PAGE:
Breach of Contract - Contracts in Southold are far less exacting than those most people think of. As a rule, a contract is assumed to include any agreement by two parties, whether written or verbal, that can be verified by a third party. In cases where the third party presents a false account of the transaction, he or she may well be tried for Perjury. Once a court rules on a breach of contract, the losing party is expected to live up to their part of the bargain and pay a penalty to the opposing side in the case. This penalty will be decided by the magnitude of the contract and the offender's violation of it.

Excessive Debt - Anyone unable to pay their debts to a merchant or tax collector may find themselves tried for the crime of indebtedness. A conviction in such cases results in the violator being required to sell off any personal belongings which they have to pay their debts. If they are unable to raise the money they need, they may be ordered into service for a period of time. The length of such service is determined by the amount of the debt.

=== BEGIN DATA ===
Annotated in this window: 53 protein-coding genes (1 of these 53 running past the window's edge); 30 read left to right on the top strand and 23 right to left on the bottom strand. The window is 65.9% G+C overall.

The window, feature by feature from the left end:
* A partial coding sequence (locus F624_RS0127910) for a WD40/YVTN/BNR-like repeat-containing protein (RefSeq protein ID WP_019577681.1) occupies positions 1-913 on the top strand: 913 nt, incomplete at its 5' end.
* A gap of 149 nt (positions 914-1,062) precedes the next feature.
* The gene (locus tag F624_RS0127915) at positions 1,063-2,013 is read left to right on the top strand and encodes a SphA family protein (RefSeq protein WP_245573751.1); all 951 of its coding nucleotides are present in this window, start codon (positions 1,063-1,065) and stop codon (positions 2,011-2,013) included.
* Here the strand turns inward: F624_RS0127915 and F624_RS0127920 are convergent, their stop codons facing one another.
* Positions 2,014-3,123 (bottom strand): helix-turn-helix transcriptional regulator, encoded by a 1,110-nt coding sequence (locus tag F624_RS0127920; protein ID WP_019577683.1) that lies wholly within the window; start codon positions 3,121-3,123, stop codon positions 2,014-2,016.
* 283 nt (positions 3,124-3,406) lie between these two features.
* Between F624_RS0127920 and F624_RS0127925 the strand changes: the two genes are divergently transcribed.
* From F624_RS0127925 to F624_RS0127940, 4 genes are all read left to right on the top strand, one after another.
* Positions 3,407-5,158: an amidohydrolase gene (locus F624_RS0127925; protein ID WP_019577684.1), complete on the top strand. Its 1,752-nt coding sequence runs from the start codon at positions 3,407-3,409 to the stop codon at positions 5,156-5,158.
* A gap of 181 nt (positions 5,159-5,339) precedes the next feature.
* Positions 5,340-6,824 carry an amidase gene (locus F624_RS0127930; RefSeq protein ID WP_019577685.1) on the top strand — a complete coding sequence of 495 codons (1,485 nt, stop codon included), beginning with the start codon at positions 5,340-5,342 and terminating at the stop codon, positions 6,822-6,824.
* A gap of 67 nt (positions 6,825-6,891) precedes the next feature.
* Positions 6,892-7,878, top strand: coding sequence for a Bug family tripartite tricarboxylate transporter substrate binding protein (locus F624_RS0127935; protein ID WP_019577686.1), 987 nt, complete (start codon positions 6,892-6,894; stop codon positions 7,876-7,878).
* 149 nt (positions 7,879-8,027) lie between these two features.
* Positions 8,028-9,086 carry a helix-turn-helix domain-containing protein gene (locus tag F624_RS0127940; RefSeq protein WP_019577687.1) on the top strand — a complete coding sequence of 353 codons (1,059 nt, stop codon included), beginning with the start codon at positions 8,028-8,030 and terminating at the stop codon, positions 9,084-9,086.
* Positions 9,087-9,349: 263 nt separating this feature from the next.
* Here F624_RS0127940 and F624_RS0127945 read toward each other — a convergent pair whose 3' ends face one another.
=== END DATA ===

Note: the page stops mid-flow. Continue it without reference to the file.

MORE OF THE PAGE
Fraud & Forgery - These two crimes cover a broad range of violations which includes any attempt to obtain money, favors, or the like by false representations or trickery. Possible examples include the use of incorrect scales in weighing goods, use of low grade materials in construction, inept labor, or the outright falsification of legal documents (including coinage). The greater the money involved, the greater the penalty. Persons who are convicted more than once face the possibility of execution. In all cases, a criminal must repay the money lost by his victims (if possible) in addition to the rest of his sentence.